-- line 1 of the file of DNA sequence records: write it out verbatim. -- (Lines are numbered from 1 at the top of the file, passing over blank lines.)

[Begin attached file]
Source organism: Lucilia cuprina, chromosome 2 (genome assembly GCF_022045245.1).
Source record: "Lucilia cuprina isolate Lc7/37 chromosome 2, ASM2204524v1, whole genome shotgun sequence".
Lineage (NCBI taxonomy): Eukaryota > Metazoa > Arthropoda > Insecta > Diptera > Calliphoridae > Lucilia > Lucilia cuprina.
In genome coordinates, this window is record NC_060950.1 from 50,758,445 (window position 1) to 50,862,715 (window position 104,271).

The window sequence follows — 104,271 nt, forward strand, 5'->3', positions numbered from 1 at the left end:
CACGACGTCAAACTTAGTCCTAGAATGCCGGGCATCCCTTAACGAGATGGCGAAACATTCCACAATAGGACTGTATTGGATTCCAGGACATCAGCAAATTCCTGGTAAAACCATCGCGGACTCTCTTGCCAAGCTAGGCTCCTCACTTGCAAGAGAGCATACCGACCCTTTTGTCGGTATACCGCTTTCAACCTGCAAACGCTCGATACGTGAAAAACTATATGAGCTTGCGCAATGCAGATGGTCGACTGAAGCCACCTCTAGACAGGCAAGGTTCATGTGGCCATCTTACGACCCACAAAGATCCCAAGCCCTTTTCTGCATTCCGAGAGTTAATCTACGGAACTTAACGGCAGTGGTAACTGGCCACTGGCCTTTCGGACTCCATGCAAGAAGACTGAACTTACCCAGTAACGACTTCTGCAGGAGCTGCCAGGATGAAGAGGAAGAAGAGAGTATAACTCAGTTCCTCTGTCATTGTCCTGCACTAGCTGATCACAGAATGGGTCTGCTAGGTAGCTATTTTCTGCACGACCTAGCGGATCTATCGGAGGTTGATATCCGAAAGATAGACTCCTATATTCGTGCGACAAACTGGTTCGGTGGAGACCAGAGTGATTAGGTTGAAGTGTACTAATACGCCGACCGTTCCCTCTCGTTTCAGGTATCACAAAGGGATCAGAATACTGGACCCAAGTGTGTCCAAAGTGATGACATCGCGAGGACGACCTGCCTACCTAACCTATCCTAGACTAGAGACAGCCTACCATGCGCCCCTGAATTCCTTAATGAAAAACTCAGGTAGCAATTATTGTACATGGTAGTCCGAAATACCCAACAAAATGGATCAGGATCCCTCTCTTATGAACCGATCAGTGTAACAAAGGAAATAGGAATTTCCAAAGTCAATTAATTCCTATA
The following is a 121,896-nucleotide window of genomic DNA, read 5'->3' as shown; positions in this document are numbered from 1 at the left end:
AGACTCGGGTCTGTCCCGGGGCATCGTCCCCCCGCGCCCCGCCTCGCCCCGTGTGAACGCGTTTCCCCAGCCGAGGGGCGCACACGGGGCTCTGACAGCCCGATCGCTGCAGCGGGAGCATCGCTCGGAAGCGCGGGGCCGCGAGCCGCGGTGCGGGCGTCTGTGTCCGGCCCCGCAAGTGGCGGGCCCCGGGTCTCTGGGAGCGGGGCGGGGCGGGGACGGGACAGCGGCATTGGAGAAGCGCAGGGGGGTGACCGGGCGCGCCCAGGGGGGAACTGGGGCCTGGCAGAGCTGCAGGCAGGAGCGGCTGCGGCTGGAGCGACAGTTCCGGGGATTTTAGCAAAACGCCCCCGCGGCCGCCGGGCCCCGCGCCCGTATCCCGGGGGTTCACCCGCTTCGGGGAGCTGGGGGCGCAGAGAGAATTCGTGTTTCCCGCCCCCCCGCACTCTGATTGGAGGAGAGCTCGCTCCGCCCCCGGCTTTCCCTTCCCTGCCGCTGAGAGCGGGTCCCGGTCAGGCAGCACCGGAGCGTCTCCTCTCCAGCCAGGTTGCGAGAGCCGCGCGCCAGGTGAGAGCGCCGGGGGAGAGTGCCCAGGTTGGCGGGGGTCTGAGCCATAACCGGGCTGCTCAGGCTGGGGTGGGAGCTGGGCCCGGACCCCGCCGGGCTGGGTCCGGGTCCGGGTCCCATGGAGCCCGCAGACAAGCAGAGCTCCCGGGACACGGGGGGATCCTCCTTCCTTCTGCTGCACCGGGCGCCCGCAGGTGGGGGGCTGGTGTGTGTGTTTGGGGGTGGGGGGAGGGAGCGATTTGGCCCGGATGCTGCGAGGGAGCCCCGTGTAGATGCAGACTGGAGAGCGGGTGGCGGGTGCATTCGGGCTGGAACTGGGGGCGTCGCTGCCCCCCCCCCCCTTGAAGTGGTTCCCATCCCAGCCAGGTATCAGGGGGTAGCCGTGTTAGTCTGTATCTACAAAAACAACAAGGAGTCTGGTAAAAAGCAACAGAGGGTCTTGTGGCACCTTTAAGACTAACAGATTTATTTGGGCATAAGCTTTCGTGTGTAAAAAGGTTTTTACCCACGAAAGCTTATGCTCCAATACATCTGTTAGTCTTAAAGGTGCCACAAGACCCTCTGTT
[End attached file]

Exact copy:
Source organism: Lucilia cuprina, chromosome 2 (genome assembly GCF_022045245.1).